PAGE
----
Parents reported preference scores for childhood atopic dermatitis disease statesReport as inadecuate




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BMC Pediatrics

, 4:21

First Online: 18 October 2004Received: 05 February 2004Accepted: 18 October 2004

Abstract

BackgroundWe sought to elicit preference weights from parents for health states corresponding to children with various levels of severity of atopic dermatitis. We also evaluated the hypothesis that parents with children who had been diagnosed with atopic dermatitis would assign different preferences to the health state scenarios compared with parents who did not have a child with atopic dermatitis.

MethodsSubjects were parents of children aged 3 months to 18 years. The sample was derived from the General Panel, Mommies Sub-Panel, and Chronic Illness Sub-Panel of Harris Interactive. Participants rated health scenarios for atopic dermatitis, asthma, and eyeglasses on a visual analog scale, imagining a child was experiencing the described state.

ResultsA total of 3539 parents completed the survey. Twenty-nine percent had a child with a history of atopic dermatitis. Mean preference scores for atopic dermatitis were as follows: mild, 91 95% confidence interval CI, 90.7 to 91.5; mild-moderate, 84 95%CI, 83.5 to 84.4; moderate, 73 95%CI, 72.5 to 73.6; moderate-severe, 61 95%CI, 60.6 to 61.8; severe, 49 95% CI, 48.7 to 50.1; asthma, 58 95%CI, 57.4 to 58.8; and eyeglasses, 8795%CI, 86.3 to 87.4.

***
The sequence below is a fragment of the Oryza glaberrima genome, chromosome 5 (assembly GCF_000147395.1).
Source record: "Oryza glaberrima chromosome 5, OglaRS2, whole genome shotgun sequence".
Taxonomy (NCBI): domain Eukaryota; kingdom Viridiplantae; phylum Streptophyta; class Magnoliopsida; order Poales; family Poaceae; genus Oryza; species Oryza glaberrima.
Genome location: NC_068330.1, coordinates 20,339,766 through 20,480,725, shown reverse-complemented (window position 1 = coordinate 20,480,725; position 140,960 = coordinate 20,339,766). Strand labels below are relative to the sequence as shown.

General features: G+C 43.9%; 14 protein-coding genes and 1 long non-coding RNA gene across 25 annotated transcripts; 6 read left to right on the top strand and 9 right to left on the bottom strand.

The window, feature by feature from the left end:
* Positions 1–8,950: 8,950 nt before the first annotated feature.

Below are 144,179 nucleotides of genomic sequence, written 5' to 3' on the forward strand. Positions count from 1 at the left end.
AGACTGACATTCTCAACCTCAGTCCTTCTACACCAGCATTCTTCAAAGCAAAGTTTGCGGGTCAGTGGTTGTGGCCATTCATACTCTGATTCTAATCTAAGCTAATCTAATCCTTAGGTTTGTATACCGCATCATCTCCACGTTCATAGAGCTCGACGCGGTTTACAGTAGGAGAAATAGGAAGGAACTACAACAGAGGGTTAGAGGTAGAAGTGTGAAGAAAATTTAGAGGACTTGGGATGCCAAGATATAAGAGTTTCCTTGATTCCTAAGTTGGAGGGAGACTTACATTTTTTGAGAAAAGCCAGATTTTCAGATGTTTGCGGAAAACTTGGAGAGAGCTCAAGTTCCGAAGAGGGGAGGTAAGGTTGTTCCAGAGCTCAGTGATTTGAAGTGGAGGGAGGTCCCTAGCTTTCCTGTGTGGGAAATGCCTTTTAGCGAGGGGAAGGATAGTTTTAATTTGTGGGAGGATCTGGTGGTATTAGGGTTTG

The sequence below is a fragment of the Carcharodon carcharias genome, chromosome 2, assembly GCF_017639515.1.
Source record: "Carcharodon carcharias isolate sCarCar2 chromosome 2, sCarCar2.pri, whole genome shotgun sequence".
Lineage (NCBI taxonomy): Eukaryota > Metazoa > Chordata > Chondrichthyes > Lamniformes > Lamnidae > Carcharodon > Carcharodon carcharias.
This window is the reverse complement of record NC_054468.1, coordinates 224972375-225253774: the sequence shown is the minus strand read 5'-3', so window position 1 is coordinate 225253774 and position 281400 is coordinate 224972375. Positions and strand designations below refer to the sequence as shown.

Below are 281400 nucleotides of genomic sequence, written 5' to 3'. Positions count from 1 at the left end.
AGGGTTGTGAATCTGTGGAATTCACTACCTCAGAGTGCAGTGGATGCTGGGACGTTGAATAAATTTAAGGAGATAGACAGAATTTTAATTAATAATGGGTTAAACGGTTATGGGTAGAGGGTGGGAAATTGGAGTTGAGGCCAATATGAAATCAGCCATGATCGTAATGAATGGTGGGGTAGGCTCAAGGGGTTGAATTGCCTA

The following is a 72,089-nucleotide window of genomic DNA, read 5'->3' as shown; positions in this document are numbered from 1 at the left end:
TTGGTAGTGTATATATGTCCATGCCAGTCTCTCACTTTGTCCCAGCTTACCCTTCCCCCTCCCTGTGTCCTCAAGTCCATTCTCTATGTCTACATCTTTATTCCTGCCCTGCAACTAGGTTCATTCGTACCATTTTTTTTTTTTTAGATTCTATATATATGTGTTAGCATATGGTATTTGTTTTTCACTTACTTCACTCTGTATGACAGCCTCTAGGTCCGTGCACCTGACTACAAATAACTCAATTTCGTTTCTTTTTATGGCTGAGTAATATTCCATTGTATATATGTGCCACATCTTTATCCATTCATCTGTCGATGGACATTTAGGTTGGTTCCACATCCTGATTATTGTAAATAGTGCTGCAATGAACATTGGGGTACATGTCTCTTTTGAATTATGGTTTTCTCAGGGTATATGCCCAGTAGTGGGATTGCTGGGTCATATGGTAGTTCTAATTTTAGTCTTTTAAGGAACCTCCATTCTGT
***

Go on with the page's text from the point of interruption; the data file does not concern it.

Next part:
ConclusionsParents perceive that atopic dermatitis has a negative effect on quality of life that increases with disease severity. Estimates of parents- preferences can provide physicians with insight into the value that parents place on their children-s treatment and can be used to evaluate new medical therapies for atopic dermatitis.

Electronic supplementary materialThe online version of this article doi:10.1186-1471-2431-4-21 contains supplementary material, which is available to authorized users.

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Author: Joëlle Y Friedman - Shelby D Reed - Kevin P Weinfurt - Kristijan H Kahler - Emmanuel B Walter - Kevin A Schulman

Source: https://link.springer.com/



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